Bengaluru: The happenings at Housing.com have led experts to point out the need for leadership coaching and mentorship for entrepreneurs, especially younger leaders, who are dealing with unprecedented amounts of money, pressure and fame in the ongoing start-up boom in the country.
Rahul Yadav, the chief executive officer and co-founder at the real estate portal Housing, withdrew his resignation and was reinstated on Tuesday as CEO after reaching an uneasy truce with investors. Yadav, all of 26 years old, was widely criticised for his behaviour toward Housing investors as well as his public outburst against Sequoia India managing director Shailendra Singh.
Yadav’s tech talent is well known among investors and techies, as his arrogance and disregard for people who disagree with him.
Though Yadav’s behaviour is seen as an extreme case, it’s not difficult to believe that young CEOs and entrepreneurs like him could get carried away with early success, which these days is considered to be the ability to attract large amounts of capital.
Indian e-commerce firms raised more than $4 billion last year, and that amount may be exceeded this year.
“It’s very important for entrepreneurs and senior executives of start-ups to have access to coaching, counselling and mentoring,” said Rishi Das, co-founder at CareerNet Consulting, a talent recruiting firm. “Most founders are very young and they need to be coached in managing people and managing themselves.”
Currently many start-ups get informal mentorship and advice from experienced entrepreneurs.
For instance, Redbus co-founder Phanindra Sama had a mentor in Sanjay Anandaram, a former Wipro executive. Now, Sama, who sold Redbus in July 2013 for an estimated $135 million, himself guides many entrepreneurs in Bengaluru. Even Advitya Sharma, the co-founder of Housing and Yadav’s friend, acts as mentor to some start-ups at Indian Institute of Technology, Mumbai. Yadav is an icon at the same engineering school, which he dropped out of.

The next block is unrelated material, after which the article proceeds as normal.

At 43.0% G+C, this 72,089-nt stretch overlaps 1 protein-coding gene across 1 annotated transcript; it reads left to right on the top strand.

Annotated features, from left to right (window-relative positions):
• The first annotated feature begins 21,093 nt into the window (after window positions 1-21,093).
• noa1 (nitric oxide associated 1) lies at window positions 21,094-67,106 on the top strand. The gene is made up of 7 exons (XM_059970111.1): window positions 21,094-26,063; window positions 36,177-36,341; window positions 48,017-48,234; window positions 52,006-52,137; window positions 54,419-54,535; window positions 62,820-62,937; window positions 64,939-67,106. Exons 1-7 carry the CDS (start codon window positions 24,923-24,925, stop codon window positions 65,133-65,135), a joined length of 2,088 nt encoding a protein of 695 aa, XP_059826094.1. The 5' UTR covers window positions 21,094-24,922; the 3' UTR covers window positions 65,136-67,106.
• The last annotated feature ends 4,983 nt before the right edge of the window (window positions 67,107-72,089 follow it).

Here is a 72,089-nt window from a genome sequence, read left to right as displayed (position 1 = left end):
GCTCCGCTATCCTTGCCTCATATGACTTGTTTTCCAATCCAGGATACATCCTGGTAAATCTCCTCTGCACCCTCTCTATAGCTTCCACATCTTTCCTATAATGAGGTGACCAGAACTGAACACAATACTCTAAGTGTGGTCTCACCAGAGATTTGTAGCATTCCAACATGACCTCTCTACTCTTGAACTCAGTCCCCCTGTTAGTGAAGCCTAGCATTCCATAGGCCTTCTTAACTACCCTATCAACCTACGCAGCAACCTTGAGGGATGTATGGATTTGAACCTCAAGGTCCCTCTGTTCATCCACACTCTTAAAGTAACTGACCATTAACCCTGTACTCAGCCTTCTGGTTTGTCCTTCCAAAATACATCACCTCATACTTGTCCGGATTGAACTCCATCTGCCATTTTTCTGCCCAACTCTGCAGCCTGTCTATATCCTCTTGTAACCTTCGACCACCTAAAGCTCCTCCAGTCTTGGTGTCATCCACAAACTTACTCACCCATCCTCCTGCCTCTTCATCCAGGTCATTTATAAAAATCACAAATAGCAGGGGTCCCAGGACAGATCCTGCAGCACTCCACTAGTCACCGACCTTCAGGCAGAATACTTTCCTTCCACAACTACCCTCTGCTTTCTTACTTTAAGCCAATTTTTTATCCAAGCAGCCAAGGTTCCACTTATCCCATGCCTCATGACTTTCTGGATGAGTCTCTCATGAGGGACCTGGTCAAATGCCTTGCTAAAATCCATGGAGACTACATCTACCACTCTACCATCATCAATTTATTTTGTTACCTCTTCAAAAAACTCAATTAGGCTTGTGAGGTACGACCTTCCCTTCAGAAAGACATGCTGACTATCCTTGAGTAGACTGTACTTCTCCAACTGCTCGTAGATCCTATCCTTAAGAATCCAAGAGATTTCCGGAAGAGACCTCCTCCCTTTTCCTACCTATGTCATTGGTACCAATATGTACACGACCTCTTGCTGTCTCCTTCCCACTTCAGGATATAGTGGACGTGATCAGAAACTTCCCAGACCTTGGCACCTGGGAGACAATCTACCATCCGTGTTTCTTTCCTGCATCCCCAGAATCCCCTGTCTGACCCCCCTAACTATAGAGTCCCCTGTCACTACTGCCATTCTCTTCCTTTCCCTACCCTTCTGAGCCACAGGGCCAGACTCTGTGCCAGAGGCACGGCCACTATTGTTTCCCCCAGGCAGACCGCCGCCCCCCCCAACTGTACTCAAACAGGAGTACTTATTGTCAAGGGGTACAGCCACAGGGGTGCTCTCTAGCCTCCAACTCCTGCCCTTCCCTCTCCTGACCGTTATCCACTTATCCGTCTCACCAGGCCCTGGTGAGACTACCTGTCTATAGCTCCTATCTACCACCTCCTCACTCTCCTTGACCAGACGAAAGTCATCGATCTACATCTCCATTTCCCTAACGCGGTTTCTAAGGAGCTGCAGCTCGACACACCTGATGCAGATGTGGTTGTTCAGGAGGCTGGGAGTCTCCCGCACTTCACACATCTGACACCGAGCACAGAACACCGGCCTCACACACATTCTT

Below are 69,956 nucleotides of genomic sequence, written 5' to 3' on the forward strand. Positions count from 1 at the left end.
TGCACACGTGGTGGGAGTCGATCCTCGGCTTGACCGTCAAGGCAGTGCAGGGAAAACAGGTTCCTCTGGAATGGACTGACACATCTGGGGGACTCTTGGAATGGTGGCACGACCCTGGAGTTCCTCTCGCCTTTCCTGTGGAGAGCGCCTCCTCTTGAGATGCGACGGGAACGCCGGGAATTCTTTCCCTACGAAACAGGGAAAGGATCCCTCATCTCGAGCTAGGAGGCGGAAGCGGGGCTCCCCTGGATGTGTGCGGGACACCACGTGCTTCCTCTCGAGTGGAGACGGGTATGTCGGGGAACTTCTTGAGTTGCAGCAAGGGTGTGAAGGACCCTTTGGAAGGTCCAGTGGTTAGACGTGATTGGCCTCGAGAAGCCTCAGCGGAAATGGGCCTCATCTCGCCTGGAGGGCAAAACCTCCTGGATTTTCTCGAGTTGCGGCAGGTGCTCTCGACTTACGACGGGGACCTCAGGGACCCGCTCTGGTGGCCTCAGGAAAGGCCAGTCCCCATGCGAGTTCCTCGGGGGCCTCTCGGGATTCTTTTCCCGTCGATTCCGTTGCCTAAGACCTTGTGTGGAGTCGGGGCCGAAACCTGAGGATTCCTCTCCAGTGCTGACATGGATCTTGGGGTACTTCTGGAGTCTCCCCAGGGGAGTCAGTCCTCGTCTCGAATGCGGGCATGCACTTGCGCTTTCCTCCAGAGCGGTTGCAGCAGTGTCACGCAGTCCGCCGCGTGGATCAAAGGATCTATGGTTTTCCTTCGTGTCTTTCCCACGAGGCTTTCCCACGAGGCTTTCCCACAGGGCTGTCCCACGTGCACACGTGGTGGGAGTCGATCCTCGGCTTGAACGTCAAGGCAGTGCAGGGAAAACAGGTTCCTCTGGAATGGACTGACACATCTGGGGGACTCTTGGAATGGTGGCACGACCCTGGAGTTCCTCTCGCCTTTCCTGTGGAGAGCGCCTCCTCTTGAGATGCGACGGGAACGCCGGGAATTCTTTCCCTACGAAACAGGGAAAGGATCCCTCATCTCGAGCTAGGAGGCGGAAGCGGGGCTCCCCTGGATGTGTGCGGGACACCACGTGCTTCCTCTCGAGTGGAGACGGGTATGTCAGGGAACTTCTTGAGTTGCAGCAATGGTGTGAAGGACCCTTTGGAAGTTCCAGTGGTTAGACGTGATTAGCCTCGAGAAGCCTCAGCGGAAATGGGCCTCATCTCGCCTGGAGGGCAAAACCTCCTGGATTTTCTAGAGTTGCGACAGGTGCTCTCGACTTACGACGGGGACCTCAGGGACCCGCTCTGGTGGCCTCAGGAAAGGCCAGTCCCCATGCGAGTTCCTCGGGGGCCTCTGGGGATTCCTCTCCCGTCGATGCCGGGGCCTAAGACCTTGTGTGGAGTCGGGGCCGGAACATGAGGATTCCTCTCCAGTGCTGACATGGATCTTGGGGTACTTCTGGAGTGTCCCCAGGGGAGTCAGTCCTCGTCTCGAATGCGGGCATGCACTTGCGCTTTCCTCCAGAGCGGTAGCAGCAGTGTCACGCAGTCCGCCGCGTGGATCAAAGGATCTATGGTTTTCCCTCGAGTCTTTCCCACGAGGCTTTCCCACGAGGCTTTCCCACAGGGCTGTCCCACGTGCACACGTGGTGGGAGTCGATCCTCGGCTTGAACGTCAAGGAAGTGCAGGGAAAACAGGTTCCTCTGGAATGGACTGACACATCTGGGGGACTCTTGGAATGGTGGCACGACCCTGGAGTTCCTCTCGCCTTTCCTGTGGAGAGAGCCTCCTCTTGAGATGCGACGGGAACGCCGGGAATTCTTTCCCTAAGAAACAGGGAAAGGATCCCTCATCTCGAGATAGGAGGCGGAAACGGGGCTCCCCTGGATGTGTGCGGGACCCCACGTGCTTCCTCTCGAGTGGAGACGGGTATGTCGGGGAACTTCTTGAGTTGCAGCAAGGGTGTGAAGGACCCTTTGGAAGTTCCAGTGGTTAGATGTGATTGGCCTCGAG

However, experts said that apart from advice and mentorship, entrepreneurs require professional and formal coaching to help them cope with the demands of running a start-up. Already, a few entrepreneurs work with professional coaches who are accredited by International Coach Federation (ICF), a reputed non-profit coaching organization.
Flipkart co-founder Binny Bansal signed up for personality training and leadership coaching to improve his people management skills over the past two years, according to people who work with him.
“Earlier, Binny (Bansal) was very, very aggressive and would often lose his cool while dealing with people. Now, after the personality training classes, he’s become a much calmer person,” said one of the persons cited above.
Coaching is not necessarily about giving advice, it’s more about helping a leader get to where he or she wants to be from where they currently are, said Sridhar Laxman, an ICF certified coach who works with start-ups and companies.
“Coaches use various approaches such compassionate listening, powerful questioning, perceptual positioning, visualization, mindfulness, silence, etc to help leaders get insights, new perspectives and thereby increase their self awareness, sense of responsibility and self belief,” Laxman said.
Senior executives and CEOs at established companies in India and abroad already subscribe to such professional coaching, which lasts anywhere between 6-12 months.
Coaching offers a useful sounding board for entrepreneurs, Satish Chandra, another ICF certified coach and former Wipro executive who runs rechargemycareer.com.
“Many times, the most challenging thing for entrepreneurs is to emotionally cope with running a start-up. The market environment is very dynamic and there’s tremendous pressure on them to deliver. In such a situation coaches provide a positive sounding board and help them increase their self awareness and become more mature,” Chandra said.